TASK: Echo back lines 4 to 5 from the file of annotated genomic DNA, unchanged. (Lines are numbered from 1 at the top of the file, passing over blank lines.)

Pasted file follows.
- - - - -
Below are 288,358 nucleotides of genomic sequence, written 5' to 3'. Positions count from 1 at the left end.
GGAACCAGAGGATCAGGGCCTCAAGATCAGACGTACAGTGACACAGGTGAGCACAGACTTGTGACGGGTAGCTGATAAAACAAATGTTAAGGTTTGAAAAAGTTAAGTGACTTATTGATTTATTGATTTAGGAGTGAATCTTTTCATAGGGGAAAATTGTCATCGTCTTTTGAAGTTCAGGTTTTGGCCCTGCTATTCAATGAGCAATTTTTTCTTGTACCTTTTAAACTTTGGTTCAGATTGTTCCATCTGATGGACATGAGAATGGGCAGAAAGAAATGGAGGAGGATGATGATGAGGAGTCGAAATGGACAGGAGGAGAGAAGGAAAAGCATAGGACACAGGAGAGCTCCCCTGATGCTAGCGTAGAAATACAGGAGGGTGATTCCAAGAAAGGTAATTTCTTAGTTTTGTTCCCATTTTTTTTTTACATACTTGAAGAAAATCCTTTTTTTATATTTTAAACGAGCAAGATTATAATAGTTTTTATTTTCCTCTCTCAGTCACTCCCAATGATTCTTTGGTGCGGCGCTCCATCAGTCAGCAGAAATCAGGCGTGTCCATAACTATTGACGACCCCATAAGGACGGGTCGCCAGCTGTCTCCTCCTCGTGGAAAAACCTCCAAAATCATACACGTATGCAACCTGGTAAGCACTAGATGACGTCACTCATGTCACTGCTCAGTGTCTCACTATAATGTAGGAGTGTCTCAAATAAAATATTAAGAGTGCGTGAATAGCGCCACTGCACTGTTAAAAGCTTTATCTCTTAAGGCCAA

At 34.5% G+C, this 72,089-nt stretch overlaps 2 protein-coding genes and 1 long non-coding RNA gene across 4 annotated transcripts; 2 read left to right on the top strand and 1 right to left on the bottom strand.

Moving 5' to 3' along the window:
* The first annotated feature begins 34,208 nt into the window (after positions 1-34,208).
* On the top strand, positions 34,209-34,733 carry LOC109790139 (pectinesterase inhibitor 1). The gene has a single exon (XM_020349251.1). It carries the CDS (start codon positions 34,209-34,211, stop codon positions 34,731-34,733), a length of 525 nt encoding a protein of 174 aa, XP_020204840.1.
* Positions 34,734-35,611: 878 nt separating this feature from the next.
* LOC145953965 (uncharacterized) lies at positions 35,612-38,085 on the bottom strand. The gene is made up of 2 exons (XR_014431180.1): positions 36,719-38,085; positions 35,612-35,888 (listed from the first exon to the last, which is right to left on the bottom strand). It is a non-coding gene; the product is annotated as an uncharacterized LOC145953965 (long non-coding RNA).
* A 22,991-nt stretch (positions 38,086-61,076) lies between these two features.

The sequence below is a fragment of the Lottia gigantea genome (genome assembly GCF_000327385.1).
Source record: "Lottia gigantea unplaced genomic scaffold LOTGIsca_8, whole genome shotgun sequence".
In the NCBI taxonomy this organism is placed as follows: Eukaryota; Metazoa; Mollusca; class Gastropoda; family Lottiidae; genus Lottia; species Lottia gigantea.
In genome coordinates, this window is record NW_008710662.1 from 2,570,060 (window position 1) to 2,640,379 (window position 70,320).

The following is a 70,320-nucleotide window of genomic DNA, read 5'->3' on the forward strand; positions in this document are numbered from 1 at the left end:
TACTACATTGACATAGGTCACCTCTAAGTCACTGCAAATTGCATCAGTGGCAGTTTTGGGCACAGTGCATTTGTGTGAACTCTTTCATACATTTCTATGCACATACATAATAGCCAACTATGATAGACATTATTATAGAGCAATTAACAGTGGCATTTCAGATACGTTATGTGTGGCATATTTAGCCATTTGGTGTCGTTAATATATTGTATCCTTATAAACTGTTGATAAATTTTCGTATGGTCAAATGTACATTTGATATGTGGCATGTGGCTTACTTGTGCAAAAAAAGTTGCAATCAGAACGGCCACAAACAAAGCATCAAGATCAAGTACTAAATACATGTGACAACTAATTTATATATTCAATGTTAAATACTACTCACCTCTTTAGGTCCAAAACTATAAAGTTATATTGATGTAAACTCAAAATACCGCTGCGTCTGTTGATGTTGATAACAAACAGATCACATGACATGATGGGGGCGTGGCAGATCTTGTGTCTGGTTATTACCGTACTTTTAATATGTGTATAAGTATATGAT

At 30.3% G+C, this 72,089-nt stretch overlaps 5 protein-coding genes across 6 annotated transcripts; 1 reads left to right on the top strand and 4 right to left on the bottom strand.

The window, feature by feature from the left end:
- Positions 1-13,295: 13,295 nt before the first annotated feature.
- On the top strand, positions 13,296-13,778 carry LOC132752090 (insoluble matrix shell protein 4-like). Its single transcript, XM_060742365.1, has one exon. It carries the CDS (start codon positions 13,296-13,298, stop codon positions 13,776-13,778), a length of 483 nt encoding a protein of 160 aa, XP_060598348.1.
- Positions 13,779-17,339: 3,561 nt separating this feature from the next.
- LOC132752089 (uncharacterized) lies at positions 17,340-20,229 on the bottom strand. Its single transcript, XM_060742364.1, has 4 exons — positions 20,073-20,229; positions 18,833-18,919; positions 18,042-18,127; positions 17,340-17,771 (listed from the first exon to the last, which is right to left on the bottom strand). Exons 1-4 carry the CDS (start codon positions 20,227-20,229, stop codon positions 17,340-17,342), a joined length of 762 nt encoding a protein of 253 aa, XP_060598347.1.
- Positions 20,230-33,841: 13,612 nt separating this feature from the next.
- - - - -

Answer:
Moving 5' to 3' along the window:
* The first annotated feature begins 34,208 nt into the window (after positions 1-34,208).